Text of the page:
A Practical Treatise on Labor

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G. W. Carleton & Company, 1871 - Labor - 405 pages
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Page 32 - Governments, like clocks, go from the motion men give them; and as governments are made and moved by men, so by them they are ruined too. Wherefore, governments rather depend upon men than men upon governments. Let men be good and the government cannot be bad; if it be ill, they will cure it. But if men be bad, let the government be never so good they will endeavor to warp and spoil it to their turn.
Page 223 - The real price of every thing, what every thing really costs to the man who wants to acquire it, is the toil and trouble of acquiring it.
Page 75 - That all power is inherent in the people, and all free governments are founded on their authority and instituted for their peace, safety and happiness.
Page 379 - Beneath those rugged elms, that yew-tree's shade Where heaves the turf in many a mouldering heap, Each in his narrow cell forever laid, The rude forefathers of the hamlet sleep.
Page 222 - THE annual labour of every nation is the fund which originally supplies it with all the necessaries and conveniences of life which it annually consumes, and which consist always either in the immediate produce of that labour, or in what is purchased with that produce from other nations.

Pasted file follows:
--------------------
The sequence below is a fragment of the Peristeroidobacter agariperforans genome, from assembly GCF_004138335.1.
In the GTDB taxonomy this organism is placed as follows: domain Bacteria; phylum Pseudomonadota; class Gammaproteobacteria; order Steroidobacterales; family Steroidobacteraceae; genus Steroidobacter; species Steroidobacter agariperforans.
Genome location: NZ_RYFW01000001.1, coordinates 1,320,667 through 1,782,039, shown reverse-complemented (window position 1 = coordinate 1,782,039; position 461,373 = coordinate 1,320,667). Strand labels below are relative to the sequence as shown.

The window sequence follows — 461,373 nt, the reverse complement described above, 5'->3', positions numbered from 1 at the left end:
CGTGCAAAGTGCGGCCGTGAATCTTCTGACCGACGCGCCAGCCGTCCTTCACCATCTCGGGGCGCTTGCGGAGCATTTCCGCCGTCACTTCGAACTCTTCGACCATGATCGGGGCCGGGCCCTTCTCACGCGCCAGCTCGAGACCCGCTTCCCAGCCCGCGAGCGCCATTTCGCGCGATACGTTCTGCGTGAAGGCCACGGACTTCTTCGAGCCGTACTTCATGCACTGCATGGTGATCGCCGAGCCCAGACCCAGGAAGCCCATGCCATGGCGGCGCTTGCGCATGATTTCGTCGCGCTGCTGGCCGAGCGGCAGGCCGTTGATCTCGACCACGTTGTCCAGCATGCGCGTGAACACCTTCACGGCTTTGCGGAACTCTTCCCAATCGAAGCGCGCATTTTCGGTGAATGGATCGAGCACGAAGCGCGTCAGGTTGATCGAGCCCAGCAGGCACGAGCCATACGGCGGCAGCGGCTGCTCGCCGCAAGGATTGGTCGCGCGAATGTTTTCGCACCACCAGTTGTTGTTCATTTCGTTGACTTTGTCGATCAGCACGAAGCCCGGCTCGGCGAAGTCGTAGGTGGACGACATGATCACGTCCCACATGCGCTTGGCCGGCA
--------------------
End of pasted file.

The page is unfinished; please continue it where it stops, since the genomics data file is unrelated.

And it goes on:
Page 311 - An act to provide a national currency secured by a pledge of United States bonds, and to provide for the circulation and redemption thereof,
Page 31 - Any government is free to the people under it, whatever be the frame, where the laws rule and the people are a party to these laws. And more than this is tyranny, oligarchy, or confusion.
Page 75 - For the advancement of these ends they have at all times an inalienable and indefeasible right to alter, reform or abolish their government in such manner as they may think proper.
Page 327 - That any person who is the head of a family, or who has arrived at the age of twenty-one years, and is a citizen of the United States, or who shall have filed his declaration of intention to become such...
Page 240 - Labour was the first price, the original purchasemoney that was paid for all things. It was not by gold or by silver, but by labour, that all the wealth of the world was originally purchased; and its value to those who possess it and who want to exchange it for some new productions is precisely equal to the quantity of labour which it can enable them to purchase or command.

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